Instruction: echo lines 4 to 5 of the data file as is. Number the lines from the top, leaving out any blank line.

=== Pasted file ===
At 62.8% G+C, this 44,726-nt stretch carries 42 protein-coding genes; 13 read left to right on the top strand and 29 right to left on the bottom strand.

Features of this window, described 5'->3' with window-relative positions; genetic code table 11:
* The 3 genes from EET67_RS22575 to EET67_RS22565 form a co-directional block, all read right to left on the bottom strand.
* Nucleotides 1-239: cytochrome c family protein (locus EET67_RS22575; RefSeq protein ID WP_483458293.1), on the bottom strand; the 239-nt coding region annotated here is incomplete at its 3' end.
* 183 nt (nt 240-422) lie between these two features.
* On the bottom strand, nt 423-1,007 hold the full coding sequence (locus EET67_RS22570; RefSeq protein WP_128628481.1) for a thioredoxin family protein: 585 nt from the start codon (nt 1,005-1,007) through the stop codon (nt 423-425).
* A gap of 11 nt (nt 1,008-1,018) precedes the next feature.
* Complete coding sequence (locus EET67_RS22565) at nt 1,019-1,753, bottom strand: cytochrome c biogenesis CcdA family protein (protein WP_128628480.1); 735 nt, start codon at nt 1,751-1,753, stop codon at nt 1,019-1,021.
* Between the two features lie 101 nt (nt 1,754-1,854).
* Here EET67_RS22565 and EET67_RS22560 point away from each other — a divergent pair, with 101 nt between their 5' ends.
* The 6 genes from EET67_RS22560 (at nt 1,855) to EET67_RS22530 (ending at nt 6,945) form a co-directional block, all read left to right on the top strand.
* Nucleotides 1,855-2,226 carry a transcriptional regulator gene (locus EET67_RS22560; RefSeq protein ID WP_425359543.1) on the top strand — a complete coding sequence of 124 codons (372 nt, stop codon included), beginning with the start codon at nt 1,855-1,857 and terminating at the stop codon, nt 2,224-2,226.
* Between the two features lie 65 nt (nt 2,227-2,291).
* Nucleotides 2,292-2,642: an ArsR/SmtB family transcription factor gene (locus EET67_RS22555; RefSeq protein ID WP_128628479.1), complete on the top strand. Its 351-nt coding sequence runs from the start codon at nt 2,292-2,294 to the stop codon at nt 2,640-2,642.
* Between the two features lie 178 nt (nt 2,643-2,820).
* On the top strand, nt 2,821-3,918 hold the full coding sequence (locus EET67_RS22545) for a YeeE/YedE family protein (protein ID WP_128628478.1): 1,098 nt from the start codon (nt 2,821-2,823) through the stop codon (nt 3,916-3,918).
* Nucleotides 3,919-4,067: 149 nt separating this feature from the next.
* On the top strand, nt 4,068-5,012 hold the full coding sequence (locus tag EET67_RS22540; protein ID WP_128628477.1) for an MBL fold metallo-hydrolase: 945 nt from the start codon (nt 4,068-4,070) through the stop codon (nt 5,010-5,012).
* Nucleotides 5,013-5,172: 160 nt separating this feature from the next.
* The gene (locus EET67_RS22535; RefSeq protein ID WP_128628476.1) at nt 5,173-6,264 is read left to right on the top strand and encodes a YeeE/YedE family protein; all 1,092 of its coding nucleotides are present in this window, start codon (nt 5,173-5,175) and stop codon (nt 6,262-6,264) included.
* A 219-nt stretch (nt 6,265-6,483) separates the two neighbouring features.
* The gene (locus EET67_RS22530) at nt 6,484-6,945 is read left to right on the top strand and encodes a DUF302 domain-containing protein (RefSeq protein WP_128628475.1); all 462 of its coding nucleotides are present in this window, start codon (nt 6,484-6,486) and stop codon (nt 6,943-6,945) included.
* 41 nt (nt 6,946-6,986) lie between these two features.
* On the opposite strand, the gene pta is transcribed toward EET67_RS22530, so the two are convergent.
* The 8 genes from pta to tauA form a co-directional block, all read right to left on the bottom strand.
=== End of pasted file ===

* Nucleotides 1-239: cytochrome c family protein (locus EET67_RS22575; RefSeq protein ID WP_483458293.1), on the bottom strand; the 239-nt coding region annotated here is incomplete at its 3' end.
* 183 nt (nt 240-422) lie between these two features.